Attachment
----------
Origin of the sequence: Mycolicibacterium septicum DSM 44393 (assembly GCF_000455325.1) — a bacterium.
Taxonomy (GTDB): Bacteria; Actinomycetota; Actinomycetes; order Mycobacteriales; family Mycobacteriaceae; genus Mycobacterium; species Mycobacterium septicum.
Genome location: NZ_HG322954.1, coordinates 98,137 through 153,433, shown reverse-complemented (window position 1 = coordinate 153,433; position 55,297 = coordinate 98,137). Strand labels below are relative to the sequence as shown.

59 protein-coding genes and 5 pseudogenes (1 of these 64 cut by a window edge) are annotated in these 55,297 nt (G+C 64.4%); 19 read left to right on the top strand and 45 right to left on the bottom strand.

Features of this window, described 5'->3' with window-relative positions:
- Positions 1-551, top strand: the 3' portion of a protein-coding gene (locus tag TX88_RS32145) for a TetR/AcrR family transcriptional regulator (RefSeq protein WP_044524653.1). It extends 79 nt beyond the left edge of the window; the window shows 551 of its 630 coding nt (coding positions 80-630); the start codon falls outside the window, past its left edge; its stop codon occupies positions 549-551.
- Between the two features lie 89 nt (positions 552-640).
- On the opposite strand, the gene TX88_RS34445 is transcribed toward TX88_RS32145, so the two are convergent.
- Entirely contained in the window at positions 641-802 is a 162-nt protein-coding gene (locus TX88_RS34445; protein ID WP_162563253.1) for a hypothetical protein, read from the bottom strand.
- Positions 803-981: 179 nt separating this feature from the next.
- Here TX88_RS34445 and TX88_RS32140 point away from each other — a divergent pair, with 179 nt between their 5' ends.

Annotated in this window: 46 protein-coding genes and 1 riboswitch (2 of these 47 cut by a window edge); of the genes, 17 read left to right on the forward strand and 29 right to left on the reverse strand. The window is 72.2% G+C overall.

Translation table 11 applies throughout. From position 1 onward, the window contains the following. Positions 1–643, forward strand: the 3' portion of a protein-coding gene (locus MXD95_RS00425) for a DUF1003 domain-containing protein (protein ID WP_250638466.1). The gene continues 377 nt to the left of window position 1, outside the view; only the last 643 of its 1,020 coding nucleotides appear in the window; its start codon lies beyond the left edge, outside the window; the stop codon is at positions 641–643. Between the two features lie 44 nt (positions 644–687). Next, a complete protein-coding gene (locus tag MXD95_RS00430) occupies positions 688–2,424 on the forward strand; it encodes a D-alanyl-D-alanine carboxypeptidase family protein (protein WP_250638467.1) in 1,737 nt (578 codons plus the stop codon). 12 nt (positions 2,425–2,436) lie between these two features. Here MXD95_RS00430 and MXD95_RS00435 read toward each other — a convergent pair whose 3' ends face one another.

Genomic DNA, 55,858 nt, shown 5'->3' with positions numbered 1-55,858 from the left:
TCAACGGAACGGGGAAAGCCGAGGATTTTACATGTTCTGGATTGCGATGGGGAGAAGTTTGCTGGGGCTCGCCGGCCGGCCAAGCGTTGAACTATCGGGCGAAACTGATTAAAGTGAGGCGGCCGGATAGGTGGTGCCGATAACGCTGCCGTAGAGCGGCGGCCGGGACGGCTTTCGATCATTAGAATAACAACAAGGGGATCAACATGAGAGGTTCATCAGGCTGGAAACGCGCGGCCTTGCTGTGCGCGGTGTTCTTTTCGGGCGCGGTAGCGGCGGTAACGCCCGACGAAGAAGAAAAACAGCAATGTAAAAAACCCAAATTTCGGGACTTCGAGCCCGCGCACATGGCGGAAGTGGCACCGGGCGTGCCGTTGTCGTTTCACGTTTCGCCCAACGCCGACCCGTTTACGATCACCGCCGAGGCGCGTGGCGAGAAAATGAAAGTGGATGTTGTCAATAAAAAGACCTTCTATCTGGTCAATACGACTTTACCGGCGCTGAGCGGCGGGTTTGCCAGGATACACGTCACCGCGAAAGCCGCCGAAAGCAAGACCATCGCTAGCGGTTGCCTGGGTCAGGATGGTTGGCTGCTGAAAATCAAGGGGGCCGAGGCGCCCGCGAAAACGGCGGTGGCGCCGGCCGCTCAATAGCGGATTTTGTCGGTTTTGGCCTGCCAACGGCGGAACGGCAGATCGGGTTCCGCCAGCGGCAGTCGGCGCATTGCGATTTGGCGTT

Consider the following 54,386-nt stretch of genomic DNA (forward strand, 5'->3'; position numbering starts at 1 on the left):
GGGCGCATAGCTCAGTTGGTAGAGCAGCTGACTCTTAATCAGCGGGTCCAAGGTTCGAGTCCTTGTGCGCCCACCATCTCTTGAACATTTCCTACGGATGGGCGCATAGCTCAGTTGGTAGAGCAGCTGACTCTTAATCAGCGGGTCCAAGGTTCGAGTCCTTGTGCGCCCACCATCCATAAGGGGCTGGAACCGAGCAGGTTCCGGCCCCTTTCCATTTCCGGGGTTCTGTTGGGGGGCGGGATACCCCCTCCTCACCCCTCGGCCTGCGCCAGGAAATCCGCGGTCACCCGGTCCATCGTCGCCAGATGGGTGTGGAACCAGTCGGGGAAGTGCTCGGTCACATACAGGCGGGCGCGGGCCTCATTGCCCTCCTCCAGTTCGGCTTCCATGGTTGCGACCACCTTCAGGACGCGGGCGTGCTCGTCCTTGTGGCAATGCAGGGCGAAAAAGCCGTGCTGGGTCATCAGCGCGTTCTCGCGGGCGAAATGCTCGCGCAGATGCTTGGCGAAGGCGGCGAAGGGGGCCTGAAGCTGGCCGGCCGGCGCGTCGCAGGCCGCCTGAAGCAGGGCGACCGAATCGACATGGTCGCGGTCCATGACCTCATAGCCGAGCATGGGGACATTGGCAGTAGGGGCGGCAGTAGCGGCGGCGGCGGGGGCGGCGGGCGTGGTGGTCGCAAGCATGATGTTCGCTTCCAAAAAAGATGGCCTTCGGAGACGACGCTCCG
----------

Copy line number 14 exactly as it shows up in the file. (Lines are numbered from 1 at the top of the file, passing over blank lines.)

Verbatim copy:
Genomic DNA, 55,858 nt, shown 5'->3' with positions numbered 1-55,858 from the left: